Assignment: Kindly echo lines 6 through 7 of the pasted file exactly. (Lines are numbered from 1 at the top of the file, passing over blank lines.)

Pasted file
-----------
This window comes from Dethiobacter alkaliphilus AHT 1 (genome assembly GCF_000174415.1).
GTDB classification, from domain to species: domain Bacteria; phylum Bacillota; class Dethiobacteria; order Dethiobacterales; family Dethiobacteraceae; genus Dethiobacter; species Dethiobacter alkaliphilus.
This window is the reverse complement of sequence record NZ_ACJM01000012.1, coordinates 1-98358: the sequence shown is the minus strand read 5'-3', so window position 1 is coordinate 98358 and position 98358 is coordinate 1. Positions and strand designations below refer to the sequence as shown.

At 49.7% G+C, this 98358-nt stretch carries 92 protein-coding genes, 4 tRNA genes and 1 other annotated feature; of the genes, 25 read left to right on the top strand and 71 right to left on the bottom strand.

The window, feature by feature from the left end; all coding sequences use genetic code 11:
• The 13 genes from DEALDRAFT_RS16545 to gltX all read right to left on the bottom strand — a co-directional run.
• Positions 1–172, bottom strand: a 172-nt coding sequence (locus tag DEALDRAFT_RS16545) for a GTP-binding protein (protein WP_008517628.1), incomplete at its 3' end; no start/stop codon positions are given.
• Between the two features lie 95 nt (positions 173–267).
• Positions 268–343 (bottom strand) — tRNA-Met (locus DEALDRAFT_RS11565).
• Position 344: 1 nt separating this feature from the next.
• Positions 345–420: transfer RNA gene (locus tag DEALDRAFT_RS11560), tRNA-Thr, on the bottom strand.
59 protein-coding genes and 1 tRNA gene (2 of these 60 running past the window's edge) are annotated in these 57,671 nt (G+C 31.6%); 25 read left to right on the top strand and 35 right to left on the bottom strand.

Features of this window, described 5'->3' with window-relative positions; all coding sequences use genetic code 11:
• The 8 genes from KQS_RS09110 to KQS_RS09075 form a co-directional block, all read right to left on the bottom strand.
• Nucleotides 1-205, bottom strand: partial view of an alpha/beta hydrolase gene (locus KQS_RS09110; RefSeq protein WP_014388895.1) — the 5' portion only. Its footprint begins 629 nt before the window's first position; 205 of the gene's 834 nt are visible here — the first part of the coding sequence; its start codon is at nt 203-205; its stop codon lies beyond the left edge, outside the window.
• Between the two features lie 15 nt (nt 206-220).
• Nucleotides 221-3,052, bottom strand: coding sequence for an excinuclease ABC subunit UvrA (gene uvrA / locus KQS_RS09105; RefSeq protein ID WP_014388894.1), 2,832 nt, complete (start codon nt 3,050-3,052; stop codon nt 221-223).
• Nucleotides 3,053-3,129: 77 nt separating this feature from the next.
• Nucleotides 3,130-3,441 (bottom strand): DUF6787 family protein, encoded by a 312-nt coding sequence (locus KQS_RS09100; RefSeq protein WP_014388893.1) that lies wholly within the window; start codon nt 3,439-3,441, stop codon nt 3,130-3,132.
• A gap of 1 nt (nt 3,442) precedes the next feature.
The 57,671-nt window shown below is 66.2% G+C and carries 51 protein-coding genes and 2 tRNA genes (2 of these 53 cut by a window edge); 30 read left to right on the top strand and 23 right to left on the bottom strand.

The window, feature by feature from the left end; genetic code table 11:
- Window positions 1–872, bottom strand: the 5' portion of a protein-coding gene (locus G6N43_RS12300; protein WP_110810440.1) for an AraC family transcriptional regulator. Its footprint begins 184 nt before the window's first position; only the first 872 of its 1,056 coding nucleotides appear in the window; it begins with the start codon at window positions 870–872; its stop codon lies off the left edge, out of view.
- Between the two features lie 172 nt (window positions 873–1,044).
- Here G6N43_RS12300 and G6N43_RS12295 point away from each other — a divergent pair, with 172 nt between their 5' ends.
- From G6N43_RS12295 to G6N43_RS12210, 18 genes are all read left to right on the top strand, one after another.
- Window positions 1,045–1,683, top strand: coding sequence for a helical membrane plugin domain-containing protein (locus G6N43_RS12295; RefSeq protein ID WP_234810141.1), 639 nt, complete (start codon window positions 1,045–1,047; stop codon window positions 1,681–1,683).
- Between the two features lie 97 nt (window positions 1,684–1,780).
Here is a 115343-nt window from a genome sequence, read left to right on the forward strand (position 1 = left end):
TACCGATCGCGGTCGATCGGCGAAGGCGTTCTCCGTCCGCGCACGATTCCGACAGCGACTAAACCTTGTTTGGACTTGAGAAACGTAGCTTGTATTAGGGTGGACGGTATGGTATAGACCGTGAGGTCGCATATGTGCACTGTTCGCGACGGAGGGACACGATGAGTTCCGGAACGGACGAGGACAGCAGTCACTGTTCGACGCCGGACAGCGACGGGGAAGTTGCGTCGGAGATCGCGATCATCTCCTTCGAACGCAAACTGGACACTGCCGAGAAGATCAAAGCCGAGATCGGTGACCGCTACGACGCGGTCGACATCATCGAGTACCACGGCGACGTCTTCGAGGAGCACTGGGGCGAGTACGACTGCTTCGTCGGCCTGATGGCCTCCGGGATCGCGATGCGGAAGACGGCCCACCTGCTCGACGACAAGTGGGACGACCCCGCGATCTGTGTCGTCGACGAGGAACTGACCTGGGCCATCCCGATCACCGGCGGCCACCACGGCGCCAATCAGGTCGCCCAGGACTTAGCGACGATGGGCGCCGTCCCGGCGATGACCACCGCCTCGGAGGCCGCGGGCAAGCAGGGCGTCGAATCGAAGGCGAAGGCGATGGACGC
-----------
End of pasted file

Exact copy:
• The 13 genes from DEALDRAFT_RS16545 to gltX all read right to left on the bottom strand — a co-directional run.
• Positions 1–172, bottom strand: a 172-nt coding sequence (locus tag DEALDRAFT_RS16545) for a GTP-binding protein (protein WP_008517628.1), incomplete at its 3' end; no start/stop codon positions are given.